Department History 2016-11-07T10:28:18+00:00

History of the Cookeville Electric Department

Electric power first came to Cookeville about 1904. The power plant was located near the old city fire hall. There were a lot of breakdowns and expenses were great. The primary use of this plant was for street lighting.  Those fortunate enough to have lights in their homes were not allowed to burn them during the daylight hours. Years later, the plant became outdated and was constantly in need of repair.

The commissioners began making plans to take care of some of the problems.  A new power plant was to be designed by an engineer who was familiar with this type of problems and large enough to take care of future needs.

On November 20, 1919, Burgess Falls was sold to the City of Cookeville.  Mr. John A. Switzer was hired in May, 1921, as City Engineer. Mr. Switzer was a Professor of Engineering at the University of Tennessee. He would prepare plans for the new power plant.

In December 1921, the local paper reported completion of the new power plant was a few days away. The poles were in place, some testing needed to be done and Cookeville was about to enter a big change.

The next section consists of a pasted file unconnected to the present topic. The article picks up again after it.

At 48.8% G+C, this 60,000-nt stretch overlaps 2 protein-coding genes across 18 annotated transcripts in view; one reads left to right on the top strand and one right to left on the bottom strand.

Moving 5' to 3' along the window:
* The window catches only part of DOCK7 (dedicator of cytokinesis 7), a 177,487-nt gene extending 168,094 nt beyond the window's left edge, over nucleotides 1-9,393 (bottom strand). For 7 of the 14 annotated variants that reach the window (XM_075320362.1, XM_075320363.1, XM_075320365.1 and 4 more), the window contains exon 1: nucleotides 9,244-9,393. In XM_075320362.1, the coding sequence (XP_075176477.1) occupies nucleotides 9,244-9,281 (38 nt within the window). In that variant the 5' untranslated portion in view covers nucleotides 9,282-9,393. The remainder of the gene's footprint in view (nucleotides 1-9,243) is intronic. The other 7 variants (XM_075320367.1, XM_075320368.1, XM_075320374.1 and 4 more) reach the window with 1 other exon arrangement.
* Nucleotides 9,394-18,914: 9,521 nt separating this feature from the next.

The first dam was completed in 1922. The dam was 26 feet high and 310 feet long and had a concrete section and an earthfill section with a concrete core wall. The project used the dam to divert the flow of the Falling Water River through a flume to a power house located below Burgess Falls. It had a 500 HP turbine with a 360 kw generator.

On June 29, 1928, flood waters washed the dam away and destroyed the power house. According to some correspondence, some modifications were to be made around the time the dam was washed away. During the time a new power plant and dam was being built, Cookeville received power from Tennessee Tech (Tennessee Polytechnic Institute) who generated their own power, and also from Tennessee Electric Power Company.

The new dam and power house were completed by September, 1929. The dam is a concrete gravity structure 30 feet high and 336 feet long. The spillway is an ogee crest 180 feet long with seven slide gates approximately 5 feet high by 20 feet wide.

The new power house flooded some more in later years and ruined the large generator. The city was buying some power from Tennessee Electric Power Company when TVA started selling power to the city in November, 1944.